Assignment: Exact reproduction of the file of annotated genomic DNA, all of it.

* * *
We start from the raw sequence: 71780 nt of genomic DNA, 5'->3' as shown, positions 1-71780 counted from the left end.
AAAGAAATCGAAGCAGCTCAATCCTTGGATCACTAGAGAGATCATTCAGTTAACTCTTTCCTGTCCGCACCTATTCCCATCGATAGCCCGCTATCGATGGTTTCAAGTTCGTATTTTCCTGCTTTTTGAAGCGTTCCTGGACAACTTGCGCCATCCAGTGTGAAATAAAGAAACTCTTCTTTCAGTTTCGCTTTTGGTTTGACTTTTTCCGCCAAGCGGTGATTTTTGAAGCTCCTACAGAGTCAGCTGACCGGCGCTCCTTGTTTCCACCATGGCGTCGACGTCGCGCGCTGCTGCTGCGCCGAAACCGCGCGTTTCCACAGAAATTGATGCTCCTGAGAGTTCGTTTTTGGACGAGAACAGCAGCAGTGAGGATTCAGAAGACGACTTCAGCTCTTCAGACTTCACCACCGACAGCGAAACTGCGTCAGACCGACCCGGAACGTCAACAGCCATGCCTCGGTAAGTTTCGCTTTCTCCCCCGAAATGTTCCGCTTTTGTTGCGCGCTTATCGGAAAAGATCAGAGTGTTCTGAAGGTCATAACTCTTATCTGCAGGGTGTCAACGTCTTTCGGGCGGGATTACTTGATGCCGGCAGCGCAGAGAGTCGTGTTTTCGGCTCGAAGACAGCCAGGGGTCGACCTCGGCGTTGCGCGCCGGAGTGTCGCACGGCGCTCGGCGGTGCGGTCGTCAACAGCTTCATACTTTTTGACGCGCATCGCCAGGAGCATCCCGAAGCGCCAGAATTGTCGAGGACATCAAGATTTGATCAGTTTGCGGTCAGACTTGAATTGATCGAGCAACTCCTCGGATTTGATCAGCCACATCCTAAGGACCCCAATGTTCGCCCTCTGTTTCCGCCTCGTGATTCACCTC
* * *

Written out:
We start from the raw sequence: 71780 nt of genomic DNA, 5'->3' as shown, positions 1-71780 counted from the left end.
AAAGAAATCGAAGCAGCTCAATCCTTGGATCACTAGAGAGATCATTCAGTTAACTCTTTCCTGTCCGCACCTATTCCCATCGATAGCCCGCTATCGATGGTTTCAAGTTCGTATTTTCCTGCTTTTTGAAGCGTTCCTGGACAACTTGCGCCATCCAGTGTGAAATAAAGAAACTCTTCTTTCAGTTTCGCTTTTGGTTTGACTTTTTCCGCCAAGCGGTGATTTTTGAAGCTCCTACAGAGTCAGCTGACCGGCGCTCCTTGTTTCCACCATGGCGTCGACGTCGCGCGCTGCTGCTGCGCCGAAACCGCGCGTTTCCACAGAAATTGATGCTCCTGAGAGTTCGTTTTTGGACGAGAACAGCAGCAGTGAGGATTCAGAAGACGACTTCAGCTCTTCAGACTTCACCACCGACAGCGAAACTGCGTCAGACCGACCCGGAACGTCAACAGCCATGCCTCGGTAAGTTTCGCTTTCTCCCCCGAAATGTTCCGCTTTTGTTGCGCGCTTATCGGAAAAGATCAGAGTGTTCTGAAGGTCATAACTCTTATCTGCAGGGTGTCAACGTCTTTCGGGCGGGATTACTTGATGCCGGCAGCGCAGAGAGTCGTGTTTTCGGCTCGAAGACAGCCAGGGGTCGACCTCGGCGTTGCGCGCCGGAGTGTCGCACGGCGCTCGGCGGTGCGGTCGTCAACAGCTTCATACTTTTTGACGCGCATCGCCAGGAGCATCCCGAAGCGCCAGAATTGTCGAGGACATCAAGATTTGATCAGTTTGCGGTCAGACTTGAATTGATCGAGCAACTCCTCGGATTTGATCAGCCACATCCTAAGGACCCCAATGTTCGCCCTCTGTTTCCGCCTCGTGATTCACCTC